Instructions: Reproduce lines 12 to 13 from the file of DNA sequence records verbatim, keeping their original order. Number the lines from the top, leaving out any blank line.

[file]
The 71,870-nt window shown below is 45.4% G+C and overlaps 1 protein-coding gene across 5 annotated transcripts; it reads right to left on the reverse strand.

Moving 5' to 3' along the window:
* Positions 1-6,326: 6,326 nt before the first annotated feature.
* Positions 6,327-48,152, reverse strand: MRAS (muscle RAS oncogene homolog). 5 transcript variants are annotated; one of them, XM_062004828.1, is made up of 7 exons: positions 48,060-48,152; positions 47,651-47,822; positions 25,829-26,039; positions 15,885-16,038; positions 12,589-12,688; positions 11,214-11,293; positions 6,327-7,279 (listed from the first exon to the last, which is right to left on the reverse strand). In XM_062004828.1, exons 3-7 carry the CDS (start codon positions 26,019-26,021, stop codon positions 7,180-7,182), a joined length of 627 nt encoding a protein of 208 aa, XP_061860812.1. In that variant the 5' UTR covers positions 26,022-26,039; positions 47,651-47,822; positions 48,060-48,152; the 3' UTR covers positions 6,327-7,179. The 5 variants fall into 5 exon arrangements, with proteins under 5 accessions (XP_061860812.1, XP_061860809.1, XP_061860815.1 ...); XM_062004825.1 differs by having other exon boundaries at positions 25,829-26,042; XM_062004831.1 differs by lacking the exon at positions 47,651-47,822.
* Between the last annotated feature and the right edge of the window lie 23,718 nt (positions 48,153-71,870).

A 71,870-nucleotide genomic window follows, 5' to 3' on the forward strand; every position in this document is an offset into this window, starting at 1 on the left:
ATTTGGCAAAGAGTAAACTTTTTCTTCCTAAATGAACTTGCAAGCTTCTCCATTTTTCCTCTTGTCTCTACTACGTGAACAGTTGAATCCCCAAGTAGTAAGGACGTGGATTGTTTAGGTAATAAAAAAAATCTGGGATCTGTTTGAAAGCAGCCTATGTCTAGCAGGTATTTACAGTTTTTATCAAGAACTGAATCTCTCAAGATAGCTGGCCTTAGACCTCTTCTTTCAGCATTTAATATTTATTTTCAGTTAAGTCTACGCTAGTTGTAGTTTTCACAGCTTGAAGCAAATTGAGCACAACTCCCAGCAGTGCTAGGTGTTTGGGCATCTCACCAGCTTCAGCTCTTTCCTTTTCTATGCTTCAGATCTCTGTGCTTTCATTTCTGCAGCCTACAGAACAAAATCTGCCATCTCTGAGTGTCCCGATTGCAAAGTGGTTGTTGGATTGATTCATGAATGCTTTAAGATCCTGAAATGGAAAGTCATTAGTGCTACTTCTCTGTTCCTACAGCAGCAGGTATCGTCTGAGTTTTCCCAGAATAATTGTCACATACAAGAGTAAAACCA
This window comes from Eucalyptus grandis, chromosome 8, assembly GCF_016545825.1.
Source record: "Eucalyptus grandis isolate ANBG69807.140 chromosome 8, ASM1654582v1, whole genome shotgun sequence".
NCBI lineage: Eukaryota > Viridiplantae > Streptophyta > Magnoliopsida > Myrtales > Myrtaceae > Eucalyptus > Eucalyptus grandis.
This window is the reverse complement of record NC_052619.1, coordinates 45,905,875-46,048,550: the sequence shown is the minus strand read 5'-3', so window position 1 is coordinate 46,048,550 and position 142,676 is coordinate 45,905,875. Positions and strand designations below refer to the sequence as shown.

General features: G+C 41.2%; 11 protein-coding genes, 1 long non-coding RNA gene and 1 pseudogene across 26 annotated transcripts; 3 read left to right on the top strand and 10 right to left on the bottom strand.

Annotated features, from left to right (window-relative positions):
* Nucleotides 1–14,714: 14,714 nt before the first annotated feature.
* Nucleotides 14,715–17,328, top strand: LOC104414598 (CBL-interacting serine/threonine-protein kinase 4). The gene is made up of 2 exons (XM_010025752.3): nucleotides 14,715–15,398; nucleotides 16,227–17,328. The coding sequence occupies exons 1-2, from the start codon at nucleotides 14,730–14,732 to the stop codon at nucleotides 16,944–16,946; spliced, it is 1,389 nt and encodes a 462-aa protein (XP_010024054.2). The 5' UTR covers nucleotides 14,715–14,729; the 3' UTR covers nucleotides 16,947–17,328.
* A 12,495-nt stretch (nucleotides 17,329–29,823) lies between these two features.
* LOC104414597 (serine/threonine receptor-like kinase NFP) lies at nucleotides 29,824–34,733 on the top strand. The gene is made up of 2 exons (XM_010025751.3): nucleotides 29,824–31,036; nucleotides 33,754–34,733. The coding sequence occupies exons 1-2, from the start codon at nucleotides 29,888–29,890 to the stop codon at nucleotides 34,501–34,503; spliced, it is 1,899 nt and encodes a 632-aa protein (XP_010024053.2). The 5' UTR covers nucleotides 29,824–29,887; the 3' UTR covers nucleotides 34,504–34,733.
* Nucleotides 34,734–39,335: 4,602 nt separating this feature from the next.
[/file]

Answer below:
General features: G+C 41.2%; 11 protein-coding genes, 1 long non-coding RNA gene and 1 pseudogene across 26 annotated transcripts; 3 read left to right on the top strand and 10 right to left on the bottom strand.

Annotated features, from left to right (window-relative positions):